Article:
Six Sneaky Ways to Stay Fit in India. ~ Michael Joel Hall

Via on Mar 31, 2012

Yoga Grad School.

For the last three months, I’ve been extricated from my comfy little urban bubble and placed smack dab in the middle of Gokulum, a dusty little hamlet on the out skirts of Mysore City, India. I’m doing my daily practice and study at the K. Pattabhi Jois Ashtanga Yoga Institute, where the founder of Ashtanga Yoga taught for more than sixty years. Located in deliciously humid South India, where every yoga is hot yoga, I’m here to study with the Jois family in what my mom calls “yoga grad school.”

Sharath Jois isn’t much into his students gettin’ their exercise on, so even if Mysore had a CrossFit box, I’d not use it. In the interest of devoting myself fully to my practice, I’ve taken a sabbatical from my normal hobbies of CrossFit and running.  I do my best to keep yoga my spiritual practice, and let my hobbies and playtime be my outlet for fitness and competition.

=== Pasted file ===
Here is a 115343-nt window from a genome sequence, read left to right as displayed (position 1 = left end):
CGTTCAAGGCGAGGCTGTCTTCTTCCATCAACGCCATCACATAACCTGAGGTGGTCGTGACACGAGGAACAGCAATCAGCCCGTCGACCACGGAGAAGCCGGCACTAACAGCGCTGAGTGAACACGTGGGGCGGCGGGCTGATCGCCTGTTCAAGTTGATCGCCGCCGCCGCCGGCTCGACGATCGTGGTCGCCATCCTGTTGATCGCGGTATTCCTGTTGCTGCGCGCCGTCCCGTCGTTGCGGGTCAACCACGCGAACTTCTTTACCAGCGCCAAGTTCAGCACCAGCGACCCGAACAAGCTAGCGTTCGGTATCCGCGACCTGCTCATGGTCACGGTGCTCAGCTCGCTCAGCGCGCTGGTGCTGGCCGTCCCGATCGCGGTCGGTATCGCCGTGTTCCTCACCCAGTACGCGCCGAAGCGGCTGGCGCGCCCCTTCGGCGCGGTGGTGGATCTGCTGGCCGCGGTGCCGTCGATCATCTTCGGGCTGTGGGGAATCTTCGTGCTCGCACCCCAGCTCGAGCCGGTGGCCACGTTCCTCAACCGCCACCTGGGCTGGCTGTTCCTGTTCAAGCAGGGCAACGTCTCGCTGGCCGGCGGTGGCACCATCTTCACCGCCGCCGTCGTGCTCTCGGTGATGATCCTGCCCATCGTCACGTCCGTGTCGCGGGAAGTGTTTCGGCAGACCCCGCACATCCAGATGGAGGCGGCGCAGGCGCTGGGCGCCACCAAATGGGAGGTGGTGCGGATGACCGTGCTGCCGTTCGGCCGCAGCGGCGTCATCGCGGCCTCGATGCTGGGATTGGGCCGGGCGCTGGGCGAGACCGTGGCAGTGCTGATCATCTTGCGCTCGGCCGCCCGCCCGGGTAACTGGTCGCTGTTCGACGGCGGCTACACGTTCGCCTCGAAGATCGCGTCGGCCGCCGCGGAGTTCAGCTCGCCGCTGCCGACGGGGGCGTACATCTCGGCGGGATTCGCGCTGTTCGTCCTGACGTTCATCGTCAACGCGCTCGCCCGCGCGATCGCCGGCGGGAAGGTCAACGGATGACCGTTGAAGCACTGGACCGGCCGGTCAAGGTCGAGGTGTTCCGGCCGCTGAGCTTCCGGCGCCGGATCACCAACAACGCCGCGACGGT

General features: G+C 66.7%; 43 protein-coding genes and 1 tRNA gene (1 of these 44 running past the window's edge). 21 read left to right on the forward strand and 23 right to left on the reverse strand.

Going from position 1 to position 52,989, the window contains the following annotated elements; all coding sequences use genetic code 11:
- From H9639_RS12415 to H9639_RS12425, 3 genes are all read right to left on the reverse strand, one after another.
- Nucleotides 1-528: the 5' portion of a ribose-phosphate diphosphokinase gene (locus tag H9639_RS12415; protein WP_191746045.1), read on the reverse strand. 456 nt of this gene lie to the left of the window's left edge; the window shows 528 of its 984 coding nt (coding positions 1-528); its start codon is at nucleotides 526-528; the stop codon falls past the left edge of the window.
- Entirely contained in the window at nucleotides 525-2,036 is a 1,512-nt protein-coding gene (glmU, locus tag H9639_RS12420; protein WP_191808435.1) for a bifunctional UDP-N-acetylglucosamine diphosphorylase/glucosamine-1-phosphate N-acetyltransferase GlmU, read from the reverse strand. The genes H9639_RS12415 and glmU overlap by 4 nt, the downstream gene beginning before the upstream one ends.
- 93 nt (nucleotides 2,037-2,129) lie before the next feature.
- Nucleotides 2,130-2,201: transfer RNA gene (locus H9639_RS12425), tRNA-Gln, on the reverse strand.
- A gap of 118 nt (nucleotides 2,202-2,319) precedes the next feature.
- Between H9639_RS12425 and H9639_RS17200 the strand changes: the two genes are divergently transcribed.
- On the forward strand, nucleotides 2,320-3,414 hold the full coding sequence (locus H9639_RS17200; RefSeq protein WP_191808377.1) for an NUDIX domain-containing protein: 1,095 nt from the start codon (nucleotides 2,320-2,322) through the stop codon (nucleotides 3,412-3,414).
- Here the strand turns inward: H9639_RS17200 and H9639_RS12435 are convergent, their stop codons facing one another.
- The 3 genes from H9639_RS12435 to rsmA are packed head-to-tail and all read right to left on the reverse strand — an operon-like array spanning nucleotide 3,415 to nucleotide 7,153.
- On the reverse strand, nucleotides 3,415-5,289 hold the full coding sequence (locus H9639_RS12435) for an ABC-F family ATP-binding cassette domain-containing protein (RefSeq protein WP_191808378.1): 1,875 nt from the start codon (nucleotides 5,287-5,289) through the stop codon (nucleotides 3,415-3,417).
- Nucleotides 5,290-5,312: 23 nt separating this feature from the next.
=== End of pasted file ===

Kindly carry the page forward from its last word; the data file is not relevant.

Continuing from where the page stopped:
Add to that the notable challenge of staying mostly paleo, you’d think that I run this risk of coming home a bendy 500lbs shut-in—but never fret friends, I’ve found some totally surprising way to stay in shape while abroad. Here are six sneaky ways I’m staying fit in India:

1. Complimentary Cleanse 

Photo: Michael Joel Hall

Free with every visit! Perhaps you’ve heard of the master cleanse? The juice fast? Maybe known some people to just chew chocolate laxatives while drinking champagne? Yes, friends, the end results is always the same (I was tempted to make this one #2!). The easiest five pounds you’ll ever lose is yours—whether you like it or not. Remember the toilet paper (they don’t use it here!)

2. Carrying Water 

After the cleanse, you’ll inevitably want to get a nice big jug o’ drinking water. You know the kind—every soul-sucking overly air-conditioned office has a water cooler. If you’ve never been the lucky grunt who has to change the jug, let me assure you: they’re a bit heavy. Weighing in at roughly 42lbs, they have to get from the water salesman to the apartment somehow. Oh, sure, you could hire a rickshaw to carry it for you, but after years of Farmers Walks with dumbells, why not put some of that functional training to work! C’mon, slacker, its not that far.